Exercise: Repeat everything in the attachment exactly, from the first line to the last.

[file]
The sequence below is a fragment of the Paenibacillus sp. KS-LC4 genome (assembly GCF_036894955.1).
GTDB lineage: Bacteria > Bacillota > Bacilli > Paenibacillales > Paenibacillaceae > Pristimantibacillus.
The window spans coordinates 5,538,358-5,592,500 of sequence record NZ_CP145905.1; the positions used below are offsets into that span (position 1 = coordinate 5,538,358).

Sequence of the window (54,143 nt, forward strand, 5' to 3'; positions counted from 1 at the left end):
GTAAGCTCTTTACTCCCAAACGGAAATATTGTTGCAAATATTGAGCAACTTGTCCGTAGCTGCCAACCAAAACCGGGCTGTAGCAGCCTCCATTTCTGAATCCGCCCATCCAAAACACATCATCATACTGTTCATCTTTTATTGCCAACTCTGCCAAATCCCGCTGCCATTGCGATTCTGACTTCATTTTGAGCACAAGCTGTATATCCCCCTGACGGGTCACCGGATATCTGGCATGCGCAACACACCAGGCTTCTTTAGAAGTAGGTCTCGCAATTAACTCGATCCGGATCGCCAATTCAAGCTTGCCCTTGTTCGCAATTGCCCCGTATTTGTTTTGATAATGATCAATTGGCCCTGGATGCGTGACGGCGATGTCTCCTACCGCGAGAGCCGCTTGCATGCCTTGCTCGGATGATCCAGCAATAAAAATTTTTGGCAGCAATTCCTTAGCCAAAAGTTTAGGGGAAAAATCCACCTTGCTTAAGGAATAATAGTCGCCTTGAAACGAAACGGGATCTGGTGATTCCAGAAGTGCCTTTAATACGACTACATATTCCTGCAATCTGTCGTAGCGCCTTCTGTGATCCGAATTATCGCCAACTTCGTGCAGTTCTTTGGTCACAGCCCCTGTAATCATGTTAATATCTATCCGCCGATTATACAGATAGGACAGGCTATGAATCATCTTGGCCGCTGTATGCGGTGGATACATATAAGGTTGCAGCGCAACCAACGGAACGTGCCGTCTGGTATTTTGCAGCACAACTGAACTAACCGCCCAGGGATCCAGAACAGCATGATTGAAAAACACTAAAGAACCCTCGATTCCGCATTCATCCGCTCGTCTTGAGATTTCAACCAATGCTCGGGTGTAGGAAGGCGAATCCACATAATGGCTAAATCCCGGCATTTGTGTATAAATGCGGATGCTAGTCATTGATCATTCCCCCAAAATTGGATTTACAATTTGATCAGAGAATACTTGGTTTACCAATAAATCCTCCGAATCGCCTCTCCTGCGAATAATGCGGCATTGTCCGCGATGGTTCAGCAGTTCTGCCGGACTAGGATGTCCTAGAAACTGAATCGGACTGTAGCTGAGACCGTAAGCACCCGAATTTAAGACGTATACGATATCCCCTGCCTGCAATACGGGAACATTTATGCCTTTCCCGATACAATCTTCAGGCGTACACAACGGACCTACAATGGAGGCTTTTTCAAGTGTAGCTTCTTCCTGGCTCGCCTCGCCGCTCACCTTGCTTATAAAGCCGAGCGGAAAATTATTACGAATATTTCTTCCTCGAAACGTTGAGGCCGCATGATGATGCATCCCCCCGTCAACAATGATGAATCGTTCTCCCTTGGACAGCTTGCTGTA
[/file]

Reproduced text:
The sequence below is a fragment of the Paenibacillus sp. KS-LC4 genome (assembly GCF_036894955.1).
GTDB lineage: Bacteria > Bacillota > Bacilli > Paenibacillales > Paenibacillaceae > Pristimantibacillus.
The window spans coordinates 5,538,358-5,592,500 of sequence record NZ_CP145905.1; the positions used below are offsets into that span (position 1 = coordinate 5,538,358).

Sequence of the window (54,143 nt, forward strand, 5' to 3'; positions counted from 1 at the left end):
GTAAGCTCTTTACTCCCAAACGGAAATATTGTTGCAAATATTGAGCAACTTGTCCGTAGCTGCCAACCAAAACCGGGCTGTAGCAGCCTCCATTTCTGAATCCGCCCATCCAAAACACATCATCATACTGTTCATCTTTTATTGCCAACTCTGCCAAATCCCGCTGCCATTGCGATTCTGACTTCATTTTGAGCACAAGCTGTATATCCCCCTGACGGGTCACCGGATATCTGGCATGCGCAACACACCAGGCTTCTTTAGAAGTAGGTCTCGCAATTAACTCGATCCGGATCGCCAATTCAAGCTTGCCCTTGTTCGCAATTGCCCCGTATTTGTTTTGATAATGATCAATTGGCCCTGGATGCGTGACGGCGATGTCTCCTACCGCGAGAGCCGCTTGCATGCCTTGCTCGGATGATCCAGCAATAAAAATTTTTGGCAGCAATTCCTTAGCCAAAAGTTTAGGGGAAAAATCCACCTTGCTTAAGGAATAATAGTCGCCTTGAAACGAAACGGGATCTGGTGATTCCAGAAGTGCCTTTAATACGACTACATATTCCTGCAATCTGTCGTAGCGCCTTCTGTGATCCGAATTATCGCCAACTTCGTGCAGTTCTTTGGTCACAGCCCCTGTAATCATGTTAATATCTATCCGCCGATTATACAGATAGGACAGGCTATGAATCATCTTGGCCGCTGTATGCGGTGGATACATATAAGGTTGCAGCGCAACCAACGGAACGTGCCGTCTGGTATTTTGCAGCACAACTGAACTAACCGCCCAGGGATCCAGAACAGCATGATTGAAAAACACTAAAGAACCCTCGATTCCGCATTCATCCGCTCGTCTTGAGATTTCAACCAATGCTCGGGTGTAGGAAGGCGAATCCACATAATGGCTAAATCCCGGCATTTGTGTATAAATGCGGATGCTAGTCATTGATCATTCCCCCAAAATTGGATTTACAATTTGATCAGAGAATACTTGGTTTACCAATAAATCCTCCGAATCGCCTCTCCTGCGAATAATGCGGCATTGTCCGCGATGGTTCAGCAGTTCTGCCGGACTAGGATGTCCTAGAAACTGAATCGGACTGTAGCTGAGACCGTAAGCACCCGAATTTAAGACGTATACGATATCCCCTGCCTGCAATACGGGAACATTTATGCCTTTCCCGATACAATCTTCAGGCGTACACAACGGACCTACAATGGAGGCTTTTTCAAGTGTAGCTTCTTCCTGGCTCGCCTCGCCGCTCACCTTGCTTATAAAGCCGAGCGGAAAATTATTACGAATATTTCTTCCTCGAAACGTTGAGGCCGCATGATGATGCATCCCCCCGTCAACAATGATGAATCGTTCTCCCTTGGACAGCTTGCTGTA